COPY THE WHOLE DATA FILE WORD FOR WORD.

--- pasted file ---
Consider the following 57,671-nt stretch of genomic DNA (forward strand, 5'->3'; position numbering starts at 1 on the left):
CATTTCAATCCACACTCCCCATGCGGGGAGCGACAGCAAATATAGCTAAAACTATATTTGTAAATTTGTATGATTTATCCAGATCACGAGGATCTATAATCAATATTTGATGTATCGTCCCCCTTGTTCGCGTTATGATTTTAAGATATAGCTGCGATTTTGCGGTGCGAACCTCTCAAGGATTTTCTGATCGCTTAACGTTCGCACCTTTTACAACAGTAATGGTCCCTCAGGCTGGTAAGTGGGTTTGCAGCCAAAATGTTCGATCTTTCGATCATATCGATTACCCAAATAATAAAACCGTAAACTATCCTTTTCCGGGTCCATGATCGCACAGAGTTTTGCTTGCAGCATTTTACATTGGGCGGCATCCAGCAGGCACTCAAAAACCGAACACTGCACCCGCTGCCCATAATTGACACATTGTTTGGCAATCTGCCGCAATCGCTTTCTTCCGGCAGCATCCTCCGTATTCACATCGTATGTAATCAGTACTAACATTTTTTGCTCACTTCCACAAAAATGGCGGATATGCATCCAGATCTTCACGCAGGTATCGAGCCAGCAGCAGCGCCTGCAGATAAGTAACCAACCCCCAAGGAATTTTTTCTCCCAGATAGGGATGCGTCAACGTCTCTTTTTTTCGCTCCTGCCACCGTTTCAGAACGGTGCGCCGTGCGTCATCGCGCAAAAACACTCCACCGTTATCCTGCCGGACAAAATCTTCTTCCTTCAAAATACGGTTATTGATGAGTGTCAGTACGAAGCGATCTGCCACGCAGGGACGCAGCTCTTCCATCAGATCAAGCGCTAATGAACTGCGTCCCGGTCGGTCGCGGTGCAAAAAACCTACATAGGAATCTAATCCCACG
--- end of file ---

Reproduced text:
Consider the following 57,671-nt stretch of genomic DNA (forward strand, 5'->3'; position numbering starts at 1 on the left):
CATTTCAATCCACACTCCCCATGCGGGGAGCGACAGCAAATATAGCTAAAACTATATTTGTAAATTTGTATGATTTATCCAGATCACGAGGATCTATAATCAATATTTGATGTATCGTCCCCCTTGTTCGCGTTATGATTTTAAGATATAGCTGCGATTTTGCGGTGCGAACCTCTCAAGGATTTTCTGATCGCTTAACGTTCGCACCTTTTACAACAGTAATGGTCCCTCAGGCTGGTAAGTGGGTTTGCAGCCAAAATGTTCGATCTTTCGATCATATCGATTACCCAAATAATAAAACCGTAAACTATCCTTTTCCGGGTCCATGATCGCACAGAGTTTTGCTTGCAGCATTTTACATTGGGCGGCATCCAGCAGGCACTCAAAAACCGAACACTGCACCCGCTGCCCATAATTGACACATTGTTTGGCAATCTGCCGCAATCGCTTTCTTCCGGCAGCATCCTCCGTATTCACATCGTATGTAATCAGTACTAACATTTTTTGCTCACTTCCACAAAAATGGCGGATATGCATCCAGATCTTCACGCAGGTATCGAGCCAGCAGCAGCGCCTGCAGATAAGTAACCAACCCCCAAGGAATTTTTTCTCCCAGATAGGGATGCGTCAACGTCTCTTTTTTTCGCTCCTGCCACCGTTTCAGAACGGTGCGCCGTGCGTCATCGCGCAAAAACACTCCACCGTTATCCTGCCGGACAAAATCTTCTTCCTTCAAAATACGGTTATTGATGAGTGTCAGTACGAAGCGATCTGCCACGCAGGGACGCAGCTCTTCCATCAGATCAAGCGCTAATGAACTGCGTCCCGGTCGGTCGCGGTGCAAAAAACCTACATAGGAATCTAATCCCACG